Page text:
Besides, all of the information about listed firms is publicly available. I don’t need to be a doctor to check the balance sheets of pharmaceutical stocks!

There are thousands of investors, and indeed robots, in the market these days.  If there is such a great undervalued opportunity in the market then why isn’t everybody buying that stock?  You don’t have special information…..if you do, that is insider trading and illegal.

They are just some of the reasons why only 20% of people beat the market over 5 years, and 2% over 50 years.  

Is it true that even Warren Buffett isn’t beating the S&P500 anymore?

Yes it is true. In the 1960s and 1970s, he beat the market handsomely. In the 1980s, he did it comfortably. The gap closed in the 1990s, and 2000s.  The last 10 years, he hasn’t beaten the market.

The biggest reason for this, is the rise of institutional investors like banks and hedge funds. In the 1960s and 1970s, most of the market was dominated by small investors. Regular people.

These days, most of the money is controlled by banks, financial advisors and hedge funds……..PHDs, robots and other people who have done their research.  

So it is becoming harder and harder to use research to beat the market, because these institutions are also researching undervalued companies.

Is it easier to beat the market in emerging markets and small caps? 

Slightly easier, because there are less institutional investors in such markets, but it is still hard to beat the US S&P.  A good example would be the Chinese Stock Market.  I have seen more investors beat the index with stock picking, than any other market.

And yet the market has been one of the worst performing in the world,  falling from 6,000 in 2008 to 3,000+ now.  In comparison, the US Market has doubled.  So even if you beat the benchmark (in this case the Chinese Stock Market), that doesn’t mean that you have succeeded as an investor.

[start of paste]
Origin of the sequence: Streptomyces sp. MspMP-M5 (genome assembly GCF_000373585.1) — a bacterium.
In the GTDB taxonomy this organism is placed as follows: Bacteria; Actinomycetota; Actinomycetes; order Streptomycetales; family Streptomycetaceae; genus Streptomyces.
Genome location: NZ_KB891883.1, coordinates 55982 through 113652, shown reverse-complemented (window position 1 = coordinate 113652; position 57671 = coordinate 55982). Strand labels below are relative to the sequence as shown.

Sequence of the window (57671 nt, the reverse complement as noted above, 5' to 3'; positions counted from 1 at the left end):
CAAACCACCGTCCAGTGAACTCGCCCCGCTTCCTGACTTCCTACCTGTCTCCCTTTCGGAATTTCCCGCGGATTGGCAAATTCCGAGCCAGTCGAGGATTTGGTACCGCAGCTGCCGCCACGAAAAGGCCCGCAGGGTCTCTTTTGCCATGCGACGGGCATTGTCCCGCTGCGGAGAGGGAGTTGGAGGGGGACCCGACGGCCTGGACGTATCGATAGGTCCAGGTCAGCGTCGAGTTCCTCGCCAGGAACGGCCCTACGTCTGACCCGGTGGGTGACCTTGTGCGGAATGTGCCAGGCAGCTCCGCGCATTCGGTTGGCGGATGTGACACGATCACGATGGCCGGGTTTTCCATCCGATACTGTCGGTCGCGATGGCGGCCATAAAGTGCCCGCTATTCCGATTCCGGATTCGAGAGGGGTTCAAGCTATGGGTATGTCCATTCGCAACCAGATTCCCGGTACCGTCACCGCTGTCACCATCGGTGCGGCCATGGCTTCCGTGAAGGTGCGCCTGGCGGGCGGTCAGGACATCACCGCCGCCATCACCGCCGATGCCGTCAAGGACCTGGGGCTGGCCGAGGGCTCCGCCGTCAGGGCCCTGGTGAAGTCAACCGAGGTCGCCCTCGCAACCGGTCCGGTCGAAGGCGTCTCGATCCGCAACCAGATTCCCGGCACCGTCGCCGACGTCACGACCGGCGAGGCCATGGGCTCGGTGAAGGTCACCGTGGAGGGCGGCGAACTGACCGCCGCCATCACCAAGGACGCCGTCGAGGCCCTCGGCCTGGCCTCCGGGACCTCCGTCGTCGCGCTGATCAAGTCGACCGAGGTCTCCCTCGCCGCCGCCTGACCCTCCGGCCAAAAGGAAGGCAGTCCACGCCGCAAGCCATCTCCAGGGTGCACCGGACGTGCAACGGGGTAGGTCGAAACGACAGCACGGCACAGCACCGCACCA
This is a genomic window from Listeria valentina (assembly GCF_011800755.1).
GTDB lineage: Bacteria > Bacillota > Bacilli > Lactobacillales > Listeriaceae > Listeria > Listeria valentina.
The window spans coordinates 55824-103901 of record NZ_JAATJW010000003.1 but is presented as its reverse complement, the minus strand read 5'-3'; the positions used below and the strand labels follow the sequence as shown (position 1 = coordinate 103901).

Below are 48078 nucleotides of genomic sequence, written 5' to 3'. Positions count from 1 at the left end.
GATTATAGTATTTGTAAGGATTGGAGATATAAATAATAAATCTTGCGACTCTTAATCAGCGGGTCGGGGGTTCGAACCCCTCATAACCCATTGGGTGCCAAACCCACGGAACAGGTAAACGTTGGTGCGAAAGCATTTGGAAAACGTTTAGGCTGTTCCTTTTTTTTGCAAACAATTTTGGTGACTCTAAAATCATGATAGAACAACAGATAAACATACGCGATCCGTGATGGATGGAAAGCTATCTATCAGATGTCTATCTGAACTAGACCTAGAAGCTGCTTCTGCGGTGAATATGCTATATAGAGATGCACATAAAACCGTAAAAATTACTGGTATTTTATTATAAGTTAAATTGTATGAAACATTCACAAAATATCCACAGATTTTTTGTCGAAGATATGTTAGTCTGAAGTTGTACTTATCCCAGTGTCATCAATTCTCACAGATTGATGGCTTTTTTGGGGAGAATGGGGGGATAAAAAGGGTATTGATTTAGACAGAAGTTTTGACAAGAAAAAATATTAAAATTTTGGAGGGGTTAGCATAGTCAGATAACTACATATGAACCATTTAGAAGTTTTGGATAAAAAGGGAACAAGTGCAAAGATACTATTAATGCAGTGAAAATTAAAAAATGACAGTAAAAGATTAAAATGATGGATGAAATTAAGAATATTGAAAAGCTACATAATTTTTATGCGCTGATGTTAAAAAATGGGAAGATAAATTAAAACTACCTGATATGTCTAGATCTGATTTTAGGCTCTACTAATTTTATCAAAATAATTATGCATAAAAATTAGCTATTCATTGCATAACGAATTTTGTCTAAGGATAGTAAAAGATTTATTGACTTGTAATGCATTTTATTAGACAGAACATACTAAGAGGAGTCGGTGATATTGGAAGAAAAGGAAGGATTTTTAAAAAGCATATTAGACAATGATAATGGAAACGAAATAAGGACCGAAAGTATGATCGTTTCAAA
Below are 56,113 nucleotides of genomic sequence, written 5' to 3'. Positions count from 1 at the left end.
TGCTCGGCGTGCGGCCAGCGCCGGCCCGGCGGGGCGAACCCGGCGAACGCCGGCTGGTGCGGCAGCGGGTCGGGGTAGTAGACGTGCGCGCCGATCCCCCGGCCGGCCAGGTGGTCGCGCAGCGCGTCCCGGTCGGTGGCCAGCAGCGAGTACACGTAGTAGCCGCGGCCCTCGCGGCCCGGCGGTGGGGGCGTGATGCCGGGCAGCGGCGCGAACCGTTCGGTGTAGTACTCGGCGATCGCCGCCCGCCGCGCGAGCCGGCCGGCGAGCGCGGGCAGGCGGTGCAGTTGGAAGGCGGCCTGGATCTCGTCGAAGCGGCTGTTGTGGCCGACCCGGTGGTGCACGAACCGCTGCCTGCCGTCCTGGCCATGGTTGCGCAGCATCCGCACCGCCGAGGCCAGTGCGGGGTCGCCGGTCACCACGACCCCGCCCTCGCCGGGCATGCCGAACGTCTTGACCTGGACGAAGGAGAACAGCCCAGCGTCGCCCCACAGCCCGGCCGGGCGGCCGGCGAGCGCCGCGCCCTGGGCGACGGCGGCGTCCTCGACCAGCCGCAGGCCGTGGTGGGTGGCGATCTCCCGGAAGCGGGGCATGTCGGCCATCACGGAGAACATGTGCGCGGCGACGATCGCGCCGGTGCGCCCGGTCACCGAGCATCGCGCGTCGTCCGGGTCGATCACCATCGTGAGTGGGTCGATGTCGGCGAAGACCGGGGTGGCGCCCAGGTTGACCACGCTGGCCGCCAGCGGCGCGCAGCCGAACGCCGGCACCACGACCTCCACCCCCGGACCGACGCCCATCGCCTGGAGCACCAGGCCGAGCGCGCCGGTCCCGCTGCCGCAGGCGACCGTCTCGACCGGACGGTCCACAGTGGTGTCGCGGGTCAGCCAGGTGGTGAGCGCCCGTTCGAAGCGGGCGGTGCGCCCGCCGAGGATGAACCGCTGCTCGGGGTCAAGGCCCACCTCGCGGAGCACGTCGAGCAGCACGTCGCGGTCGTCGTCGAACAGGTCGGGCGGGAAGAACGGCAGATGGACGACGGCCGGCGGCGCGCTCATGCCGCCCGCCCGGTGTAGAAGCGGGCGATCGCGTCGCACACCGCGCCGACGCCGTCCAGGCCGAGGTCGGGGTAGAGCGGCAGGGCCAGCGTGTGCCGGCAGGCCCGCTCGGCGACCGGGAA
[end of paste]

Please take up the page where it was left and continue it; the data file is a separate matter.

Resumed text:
If somebody really can’t help themselves, stock picking with just 5%-10% of your portfolio makes sense.  After 20 years, you may just realize it was too much hassle, compared to indexing and using an advisor!

Is there no place for active management? 

Bonds are one of the few areas where active can beat passive.  Bonds don’t pay 6% anymore – often they only pay 1%-2%.  Besides, a good bond fund should include some high quality corporate bonds, as they pay more. 

However, most of the index bond funds used are purely government bonds, which barely pay anything.  So some good quality actively managed bond funds can easily pay 3%-4% per year net, by including some corporate bonds.  

Why even have bonds in your portfolio, if they pay so little?

Bonds usually rise when markets fall. This buffer allows you to rebalance in the bad times.  Let’s take a simple example of somebody who had $200,000 before the financial crisis. 

$40,000 is invested in bonds and $160,000 in index equity funds. The bonds rise to $44,000 during the panic and the stock index fall to $100,000.

You now have a $144,000 portfolio, and 30% in bonds, as opposed to 20%.  Now you can sell 10% of your bonds, and buy the equities at a cheaper price, to maintain the 80%-20% balance.  After markets recovered, the rebalancing would have helped returns.   

Having said that, a 10%-20% allocation to bonds is fine for most younger people, and even those who are 40, 45 or 50.  Above 50, and in retirement, it makes sense to rise the bond component of your portfolio. 


Are FANG stocks overvalued?

Quite possibly.  They certainly look so on a P/E basis.  Today’s winners are usually today’s losers, and technology is one area of the market that looks overvalued now.